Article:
Beverage introduced as Brad's Drink / THU 7-25-13 / Pirate portrayer of film / Pro bono promo for short / Brew whose name is article of clothing when read backward / Mary of early Hollywood
Thursday, July 25, 2013
Constructor: Patrick Blindauer
Relative difficulty: Medium-Challenging
THEME: DOUBLE FEATURE (14D: Drive-in theater draw ... with a literal hint to 4- and 21-Down) — the double-feature answers are movie titles of identical lengths that must be written in side-by-side, in the same single answer, for the Acrosses to make any sense:
- 4D: 14-Down starring Jack Lemmon (first feature: "GRUMPY OLD MEN"; second feature: "THE APARTMENT")
- 21D: 14-Down starring Frank Sinatra (first feature: "OCEAN'S ELEVEN"; second feature: "GUYS AND DOLLS")
Word of the Day: Mary AST[OR] (32A: Mary of early Hollywood) —
Mary Astor (born Lucile Vasconcellos Langhanke; May 3, 1906 – September 25, 1987) was an American actress. Most remembered for her role as Brigid O'Shaughnessy in The Maltese Falcon (1941) with Humphrey Bogart, Astor began her long motion picture career as a teenager in the silent movies of the early 1920s. (wikipedia)
• • •
ITAGO, for instance) are minimal and can easily be excused given how perfectly, neatly, delicately this puzzle comes together in the theme material. Like two perfectly functioning zippers, those DOUBLE FEATURE answers are. This Thursday puzzle did what a Thursday puzzle should do, at its best—go off book, make me work to figure out what's up, and then make me go "whoa..." when I figure it out. It helps that this puzzle was not exceedingly difficult. My time was above average, but that's just because I had to keep mentally re-entering the second feature (since I was solving online, against the clock, and thus could enter only one of the movies). Not surprisingly, I got the entire middle section of the puzzle first, and then couldn't move outward. Entire middle done, but I couldn't build off of it. Wanted both OB[EY] and OR[EO], but ... not enough room. Managed to get into that NE corner w/ ABYSS and then began to get a sense of what was going on with [OG]RES. I typed in "OCEAN'S ELEVEN" and then realized shortly thereafter that it would have to be running alongside "GUYS AND DOLLS." At that moment, I was Just So Impressed. One real challenged with that Sinatra DOUBLE FEATURE is the "VL" sequence—not at all common in English. So I loved the very tricky "?" clue on HOV LANE (63A: Perk for a pool party?). It highlighted both the awkward letter sequence and the creative escape therefrom.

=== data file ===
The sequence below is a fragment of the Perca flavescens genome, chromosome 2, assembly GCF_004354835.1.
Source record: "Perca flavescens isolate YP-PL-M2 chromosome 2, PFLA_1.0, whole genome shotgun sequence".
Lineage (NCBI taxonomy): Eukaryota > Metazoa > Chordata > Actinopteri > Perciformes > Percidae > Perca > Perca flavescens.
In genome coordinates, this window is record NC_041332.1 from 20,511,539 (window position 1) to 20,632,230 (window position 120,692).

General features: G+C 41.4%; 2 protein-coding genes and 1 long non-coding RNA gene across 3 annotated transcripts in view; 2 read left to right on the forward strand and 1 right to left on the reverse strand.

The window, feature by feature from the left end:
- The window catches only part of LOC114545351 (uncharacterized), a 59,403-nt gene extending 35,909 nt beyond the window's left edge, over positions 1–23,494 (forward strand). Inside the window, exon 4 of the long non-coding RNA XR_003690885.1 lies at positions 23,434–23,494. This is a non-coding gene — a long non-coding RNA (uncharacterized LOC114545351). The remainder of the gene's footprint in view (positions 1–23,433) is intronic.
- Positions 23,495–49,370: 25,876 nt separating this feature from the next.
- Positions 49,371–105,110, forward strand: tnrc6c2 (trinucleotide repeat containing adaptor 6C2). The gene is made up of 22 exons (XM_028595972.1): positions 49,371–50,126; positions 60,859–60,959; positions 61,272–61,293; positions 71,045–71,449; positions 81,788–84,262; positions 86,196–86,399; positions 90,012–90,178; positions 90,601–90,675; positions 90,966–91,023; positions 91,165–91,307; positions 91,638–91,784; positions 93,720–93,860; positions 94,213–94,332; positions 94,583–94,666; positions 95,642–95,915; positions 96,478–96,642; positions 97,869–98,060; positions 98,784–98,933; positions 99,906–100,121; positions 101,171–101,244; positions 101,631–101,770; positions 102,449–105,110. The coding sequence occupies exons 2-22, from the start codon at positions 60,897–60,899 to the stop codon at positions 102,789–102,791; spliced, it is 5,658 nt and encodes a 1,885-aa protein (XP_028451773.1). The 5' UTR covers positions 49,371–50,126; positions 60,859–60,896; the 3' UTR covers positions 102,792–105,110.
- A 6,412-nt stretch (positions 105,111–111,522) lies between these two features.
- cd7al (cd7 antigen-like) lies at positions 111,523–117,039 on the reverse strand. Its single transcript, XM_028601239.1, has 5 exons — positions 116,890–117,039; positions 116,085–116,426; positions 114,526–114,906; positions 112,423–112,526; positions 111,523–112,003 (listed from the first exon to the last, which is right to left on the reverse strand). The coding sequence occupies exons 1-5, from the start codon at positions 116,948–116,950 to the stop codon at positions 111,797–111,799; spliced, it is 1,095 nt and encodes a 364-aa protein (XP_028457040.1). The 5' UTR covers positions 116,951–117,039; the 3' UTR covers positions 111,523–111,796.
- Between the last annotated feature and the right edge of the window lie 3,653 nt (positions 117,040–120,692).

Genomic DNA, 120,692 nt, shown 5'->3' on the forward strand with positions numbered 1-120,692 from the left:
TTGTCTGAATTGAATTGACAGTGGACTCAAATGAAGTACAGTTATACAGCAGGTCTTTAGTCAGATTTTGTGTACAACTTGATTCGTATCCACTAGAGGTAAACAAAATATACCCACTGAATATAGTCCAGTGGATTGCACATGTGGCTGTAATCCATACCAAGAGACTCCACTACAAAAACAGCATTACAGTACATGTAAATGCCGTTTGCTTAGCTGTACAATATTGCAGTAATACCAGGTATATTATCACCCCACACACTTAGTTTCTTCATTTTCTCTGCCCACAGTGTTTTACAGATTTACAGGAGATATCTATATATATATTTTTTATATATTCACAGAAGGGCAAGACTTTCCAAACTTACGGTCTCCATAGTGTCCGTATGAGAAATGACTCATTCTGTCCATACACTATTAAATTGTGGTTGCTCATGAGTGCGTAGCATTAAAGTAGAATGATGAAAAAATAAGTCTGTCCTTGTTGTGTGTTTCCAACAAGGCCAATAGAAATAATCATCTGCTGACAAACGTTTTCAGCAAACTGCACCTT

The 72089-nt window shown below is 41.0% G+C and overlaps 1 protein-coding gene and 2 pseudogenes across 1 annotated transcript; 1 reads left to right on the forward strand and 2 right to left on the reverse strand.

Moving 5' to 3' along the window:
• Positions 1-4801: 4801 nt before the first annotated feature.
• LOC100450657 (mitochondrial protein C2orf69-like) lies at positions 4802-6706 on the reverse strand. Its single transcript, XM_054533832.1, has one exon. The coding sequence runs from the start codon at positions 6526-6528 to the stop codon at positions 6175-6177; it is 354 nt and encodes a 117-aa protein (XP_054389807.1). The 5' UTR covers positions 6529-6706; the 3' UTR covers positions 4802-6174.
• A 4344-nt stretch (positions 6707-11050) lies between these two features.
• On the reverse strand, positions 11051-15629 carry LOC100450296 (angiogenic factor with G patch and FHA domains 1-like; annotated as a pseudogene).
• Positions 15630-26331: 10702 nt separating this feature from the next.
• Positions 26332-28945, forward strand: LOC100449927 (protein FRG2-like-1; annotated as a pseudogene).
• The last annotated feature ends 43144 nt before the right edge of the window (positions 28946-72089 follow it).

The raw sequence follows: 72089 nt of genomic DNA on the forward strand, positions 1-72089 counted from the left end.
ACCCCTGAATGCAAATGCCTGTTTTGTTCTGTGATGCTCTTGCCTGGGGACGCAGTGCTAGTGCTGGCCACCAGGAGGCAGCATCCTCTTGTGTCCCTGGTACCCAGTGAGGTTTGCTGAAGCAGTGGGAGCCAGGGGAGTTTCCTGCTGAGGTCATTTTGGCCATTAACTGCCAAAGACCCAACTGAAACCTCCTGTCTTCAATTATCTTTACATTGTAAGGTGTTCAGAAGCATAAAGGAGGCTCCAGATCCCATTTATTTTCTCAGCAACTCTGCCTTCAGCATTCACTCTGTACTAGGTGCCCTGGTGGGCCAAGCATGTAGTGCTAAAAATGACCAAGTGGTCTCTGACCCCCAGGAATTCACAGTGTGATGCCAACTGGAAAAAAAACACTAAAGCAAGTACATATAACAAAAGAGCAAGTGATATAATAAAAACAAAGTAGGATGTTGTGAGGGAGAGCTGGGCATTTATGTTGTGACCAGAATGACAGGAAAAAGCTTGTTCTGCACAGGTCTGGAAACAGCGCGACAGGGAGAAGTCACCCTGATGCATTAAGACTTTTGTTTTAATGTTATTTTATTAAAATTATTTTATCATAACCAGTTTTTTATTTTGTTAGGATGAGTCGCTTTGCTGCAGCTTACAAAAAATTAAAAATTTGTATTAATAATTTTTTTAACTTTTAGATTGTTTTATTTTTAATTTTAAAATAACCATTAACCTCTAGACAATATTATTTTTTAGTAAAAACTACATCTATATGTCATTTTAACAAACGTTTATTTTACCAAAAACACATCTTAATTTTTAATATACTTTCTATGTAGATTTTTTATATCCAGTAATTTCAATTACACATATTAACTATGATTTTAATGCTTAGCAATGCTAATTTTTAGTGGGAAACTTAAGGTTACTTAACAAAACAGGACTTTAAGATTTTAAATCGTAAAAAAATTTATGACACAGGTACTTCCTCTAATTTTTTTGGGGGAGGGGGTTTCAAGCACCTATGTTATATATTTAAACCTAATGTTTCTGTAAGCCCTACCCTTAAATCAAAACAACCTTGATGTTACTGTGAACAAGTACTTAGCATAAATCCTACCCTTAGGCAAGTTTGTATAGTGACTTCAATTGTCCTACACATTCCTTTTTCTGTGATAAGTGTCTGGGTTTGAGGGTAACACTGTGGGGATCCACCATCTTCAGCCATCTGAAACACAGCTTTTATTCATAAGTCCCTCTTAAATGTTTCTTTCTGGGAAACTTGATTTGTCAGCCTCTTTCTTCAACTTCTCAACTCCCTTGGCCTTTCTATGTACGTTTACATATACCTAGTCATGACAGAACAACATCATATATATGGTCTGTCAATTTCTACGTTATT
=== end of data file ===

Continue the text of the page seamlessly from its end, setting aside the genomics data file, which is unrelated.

Jack Lemmon DOUBLE FEATURE was slightly harder for me to come up with. I'd been wanting "THE APARTMENT" from the second I saw the clue, but (early on) I chucked it when crosses didn't work. The fact that WIDTH fits in 1A: One of the three dimensions (LEN[GT]H) is exquisite torture, or at least a very effective little trap. Once I had the theme, I knew LEN[GT]H had to be right, and the dominoes started to topple from there. I don't think of "GRUMPY OLD MEN" as classic Lemmon, but no matter. That's not the point. Someone pointed out to me that "THE ODD COUPLE" fits in there as well. I didn't fall into that particular hole, luckily. Finished up in the SW and then gave the puzzle a mental standing ovation.
OK, wait. I have one problem with the puzzle. I don't understand why APR wasn't changed to ... something else. First, that's a three-abbr. little section (PSA, APR, OPER). Seems unnecessary. But the bigger issue, for me, is that APR. is an abbr. for APRIL, which is also in the grid (55D: You may be fooled at its beginning). The fact that APR is given loan cluing (8D: Loan letters) doesn't matter much to me. It's still a distraction (*esp.* in such a sterling puzzle). There are probably half a dozen ways to change that section—to lose APR and maintain or improve fill quality. Without doing anything else, you could make APR into UPN or ATL. I would love to see TON there, because DEPO is a very common shortening of "deposition," but ... whatever. The point is, I hate APR. Again, I hate it because this puzzle is a masterpiece and so APR is bugging me in ways it might not otherwise.